This newspaper has recently broken stories about vulture funds using charitable status designations within special-purpose vehicles to pay hundreds of euro of tax on millions of euro of income. That’s in 2016. So let’s not be under any illusion that our business model is not ‘tax haven lite’. As a country, our approach to multinationals is the macroeconomic equivalent of a nod and a wink — taxes for jobs. That is who we are and that is what we do. Moving closer to the US multinational position doubles down on these issues, and increases the moral and political problems we’ll face, not to mention the legal ones.

Some citizens are outraged by Apple’s conduct as facilitated by the Irish state. Others much less so.

A poll of 5,000 people taken this week on Joe Duffy’s radio show found nearly 60 per cent wanted to hand the money back, or not appeal the result at all. Why is this? Is it because the average Irish person does not understand what’s going on? Is it because the question was posed in the wrong way? Or is it because the average Irish person is a lot smarter than we give them credit for? The rational decision is to enrich ourselves at the cost of tax revenue to other jurisdictions. It’s not pretty, and it’s definitely not right, but it works. The average person knows it has worked for 60 years.

Apple will pay between €13 billion and €19 billion to Ireland in taxes and interest it should have been paying to other countries. I buy an iPhone in Limerick, Apple pays taxes to Ireland on that purchase. I buy an iPhone in Bremen, Apple uses its structures within Ireland to pay nothing to Ireland or Germany on that transaction, because the research and development which went into making this awesome product took place in California.

But Apple’s not paying taxes in California either – yet. Next year Apple will move all of its many, many billions back onto US soil, and the US taxpayer will be much happier as a result. The move will also normalise our national accounts.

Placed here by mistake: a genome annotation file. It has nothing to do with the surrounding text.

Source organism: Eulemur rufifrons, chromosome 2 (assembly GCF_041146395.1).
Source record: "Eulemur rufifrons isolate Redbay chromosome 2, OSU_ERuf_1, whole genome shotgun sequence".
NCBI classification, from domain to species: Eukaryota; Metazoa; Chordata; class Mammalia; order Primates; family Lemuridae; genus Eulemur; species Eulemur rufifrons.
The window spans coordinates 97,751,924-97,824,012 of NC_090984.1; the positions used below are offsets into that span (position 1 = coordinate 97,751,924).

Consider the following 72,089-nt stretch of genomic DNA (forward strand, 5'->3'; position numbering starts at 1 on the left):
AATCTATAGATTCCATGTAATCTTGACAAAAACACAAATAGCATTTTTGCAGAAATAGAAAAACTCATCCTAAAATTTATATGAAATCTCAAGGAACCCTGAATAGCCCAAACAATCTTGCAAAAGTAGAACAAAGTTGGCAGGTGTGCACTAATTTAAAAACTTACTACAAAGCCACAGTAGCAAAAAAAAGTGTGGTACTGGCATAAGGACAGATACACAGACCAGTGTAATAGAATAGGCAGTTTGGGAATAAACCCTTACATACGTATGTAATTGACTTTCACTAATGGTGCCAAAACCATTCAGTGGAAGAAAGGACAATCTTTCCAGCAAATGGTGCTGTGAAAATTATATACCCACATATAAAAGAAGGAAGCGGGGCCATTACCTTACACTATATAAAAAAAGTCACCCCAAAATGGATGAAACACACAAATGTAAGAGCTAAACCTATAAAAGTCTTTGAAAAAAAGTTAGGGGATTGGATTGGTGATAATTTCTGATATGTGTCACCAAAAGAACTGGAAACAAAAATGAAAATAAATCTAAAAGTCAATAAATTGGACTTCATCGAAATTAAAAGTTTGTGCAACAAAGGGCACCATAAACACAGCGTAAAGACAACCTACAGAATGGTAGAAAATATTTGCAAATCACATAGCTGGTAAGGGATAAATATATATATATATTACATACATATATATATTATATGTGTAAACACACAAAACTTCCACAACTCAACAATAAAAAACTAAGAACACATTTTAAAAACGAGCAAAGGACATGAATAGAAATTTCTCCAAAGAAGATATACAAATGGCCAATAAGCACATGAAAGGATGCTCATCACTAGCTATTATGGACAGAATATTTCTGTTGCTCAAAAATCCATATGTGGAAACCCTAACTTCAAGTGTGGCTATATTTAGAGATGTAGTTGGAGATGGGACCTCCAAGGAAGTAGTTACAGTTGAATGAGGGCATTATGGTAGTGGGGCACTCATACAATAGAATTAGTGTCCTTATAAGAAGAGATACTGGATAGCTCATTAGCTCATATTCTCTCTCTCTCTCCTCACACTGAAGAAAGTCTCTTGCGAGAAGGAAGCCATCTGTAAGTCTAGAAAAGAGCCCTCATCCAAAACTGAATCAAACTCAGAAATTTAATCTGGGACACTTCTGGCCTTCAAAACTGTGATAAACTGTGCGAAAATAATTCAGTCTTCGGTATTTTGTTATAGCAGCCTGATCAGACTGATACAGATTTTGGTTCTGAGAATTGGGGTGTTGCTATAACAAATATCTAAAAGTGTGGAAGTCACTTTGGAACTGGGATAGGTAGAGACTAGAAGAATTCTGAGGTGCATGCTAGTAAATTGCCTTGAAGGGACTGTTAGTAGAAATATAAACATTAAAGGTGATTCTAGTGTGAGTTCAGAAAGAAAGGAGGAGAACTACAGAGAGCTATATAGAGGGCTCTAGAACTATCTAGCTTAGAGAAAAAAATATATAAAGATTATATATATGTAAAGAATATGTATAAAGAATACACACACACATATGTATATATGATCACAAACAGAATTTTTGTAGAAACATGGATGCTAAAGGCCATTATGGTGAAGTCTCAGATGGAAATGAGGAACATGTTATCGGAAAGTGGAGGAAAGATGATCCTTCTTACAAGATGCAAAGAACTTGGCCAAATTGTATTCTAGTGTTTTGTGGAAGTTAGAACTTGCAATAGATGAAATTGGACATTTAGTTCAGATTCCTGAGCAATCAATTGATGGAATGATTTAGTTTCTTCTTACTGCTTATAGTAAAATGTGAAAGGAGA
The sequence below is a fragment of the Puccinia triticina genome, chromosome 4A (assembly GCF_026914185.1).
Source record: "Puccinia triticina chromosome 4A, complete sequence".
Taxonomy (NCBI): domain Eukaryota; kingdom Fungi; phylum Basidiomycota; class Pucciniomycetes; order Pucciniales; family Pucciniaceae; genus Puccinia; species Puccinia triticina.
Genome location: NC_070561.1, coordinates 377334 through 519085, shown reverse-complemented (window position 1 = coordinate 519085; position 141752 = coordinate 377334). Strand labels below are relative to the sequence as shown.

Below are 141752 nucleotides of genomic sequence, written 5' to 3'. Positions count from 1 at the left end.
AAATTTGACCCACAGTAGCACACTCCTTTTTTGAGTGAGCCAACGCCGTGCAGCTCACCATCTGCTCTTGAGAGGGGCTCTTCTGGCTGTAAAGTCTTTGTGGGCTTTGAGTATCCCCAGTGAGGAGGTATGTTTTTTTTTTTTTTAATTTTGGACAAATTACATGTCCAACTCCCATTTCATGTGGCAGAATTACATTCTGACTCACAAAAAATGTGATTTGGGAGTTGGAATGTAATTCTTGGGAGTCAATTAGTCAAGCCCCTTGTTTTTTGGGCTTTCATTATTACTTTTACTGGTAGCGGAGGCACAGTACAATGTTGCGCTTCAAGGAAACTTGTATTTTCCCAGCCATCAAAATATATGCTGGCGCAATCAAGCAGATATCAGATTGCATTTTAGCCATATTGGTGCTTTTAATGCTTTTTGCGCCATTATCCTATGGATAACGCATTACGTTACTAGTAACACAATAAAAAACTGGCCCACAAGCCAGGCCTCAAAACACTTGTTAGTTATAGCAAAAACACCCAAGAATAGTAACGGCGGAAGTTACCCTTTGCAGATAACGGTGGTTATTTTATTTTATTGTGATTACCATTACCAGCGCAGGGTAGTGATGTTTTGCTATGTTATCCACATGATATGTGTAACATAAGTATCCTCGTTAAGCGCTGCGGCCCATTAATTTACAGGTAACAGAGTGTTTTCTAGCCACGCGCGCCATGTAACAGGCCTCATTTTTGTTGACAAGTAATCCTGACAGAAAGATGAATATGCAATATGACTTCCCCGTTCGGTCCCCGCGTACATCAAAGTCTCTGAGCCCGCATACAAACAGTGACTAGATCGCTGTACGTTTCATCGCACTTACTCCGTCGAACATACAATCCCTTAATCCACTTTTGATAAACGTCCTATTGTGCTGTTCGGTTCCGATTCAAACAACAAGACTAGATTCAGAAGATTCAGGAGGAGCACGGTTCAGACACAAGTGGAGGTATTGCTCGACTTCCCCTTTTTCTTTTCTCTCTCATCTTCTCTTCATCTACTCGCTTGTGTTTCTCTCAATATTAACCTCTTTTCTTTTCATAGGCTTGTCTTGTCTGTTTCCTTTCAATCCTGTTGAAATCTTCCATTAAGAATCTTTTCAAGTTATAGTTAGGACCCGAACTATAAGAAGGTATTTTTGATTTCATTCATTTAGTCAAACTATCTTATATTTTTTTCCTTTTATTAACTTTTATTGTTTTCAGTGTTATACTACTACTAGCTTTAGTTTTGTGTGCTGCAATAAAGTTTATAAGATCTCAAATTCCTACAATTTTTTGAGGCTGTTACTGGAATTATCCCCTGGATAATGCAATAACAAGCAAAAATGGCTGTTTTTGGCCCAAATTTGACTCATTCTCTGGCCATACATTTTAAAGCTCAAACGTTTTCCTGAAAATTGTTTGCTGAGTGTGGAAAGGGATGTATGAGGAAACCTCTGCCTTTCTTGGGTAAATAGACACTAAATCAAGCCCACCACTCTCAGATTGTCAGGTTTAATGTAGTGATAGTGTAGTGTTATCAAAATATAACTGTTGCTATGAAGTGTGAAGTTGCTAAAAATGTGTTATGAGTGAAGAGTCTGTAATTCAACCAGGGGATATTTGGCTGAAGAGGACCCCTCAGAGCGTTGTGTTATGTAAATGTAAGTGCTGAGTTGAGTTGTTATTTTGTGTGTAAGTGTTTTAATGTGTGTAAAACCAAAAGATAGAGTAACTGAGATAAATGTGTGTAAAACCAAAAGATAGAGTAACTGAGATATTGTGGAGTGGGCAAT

Reputational damage

Ireland’s growth figures were recently very badly distorted when Apple moved much of its formerly offshore cash onto the Irish balance sheets. That one company in one fiscal quarter can do this to a state like Ireland gives you a sense of the size of Apple but also of the scale of the kinds of tax avoidance Apple has been engaged in. The authorities here have just not been quick enough to close off these loopholes.

The fine is on the order of about one and a half Irish health systems. The Independent Alliance immediately saw their advantage. Knowing their support was crucial to an appeal, have no doubt the canny independents have extracted both the pork and the barrel for their support of a government decision to appeal the result to the European courts, where I expect Ireland and Apple to win after many expensive years.

I think everyone has the ‘reputational damage’ argument the wrong way around. If Ireland chooses, Ireland’s reputation among the bond markets of the world was solidified forevermore because it chose to impose austerity on its own people rather than renege on debts. Ireland’s reputation among tax-minimising multinationals will also be solidified by fighting tooth and nail in the interests of global financial capital.

Imagine I am the chief financial officer of a large multinational company. My job is to keep the money safe, keep the money moving, keep the money on the businesses balance sheets and not on the state’s. Five minutes after the Apple ruling, I would have expected to get a call from my chairman and my chief executive. It would be brief and go something like this: Are we exposed? If we are, sort it by moving cash out of Ireland now. If not, let’s see how this Apple case goes. I’d like to do business with these Irish guys. They’re on our team.

Other ‘Apples’?

Ireland is in a remarkable position: the European Commission is challenging both Apple and the Irish government on their behaviour. The tax collector and the taxpayer agree that they have paid the right amount. The Commission is using state aid rules to argue for retrospective taxation because it wants to create a disincentive what it sees as beggar thy neighbour policies.

Here is what I expect to happen. Ireland and Apple will appeal. That will take years and represent a perpetual Christmas morning for lawyers, economists, and other assorted parasites. Meantime, the Irish government will have to see how many other ‘Apples’ there are out there. Remember, Ireland is European headquarters to pharmaceutical and tech giants. They might all be here for the craic and the Aran jumpers. They might not. We’d better find out before Commissioner Vestager gets bored of Apple and decides to take a pop at another multinational.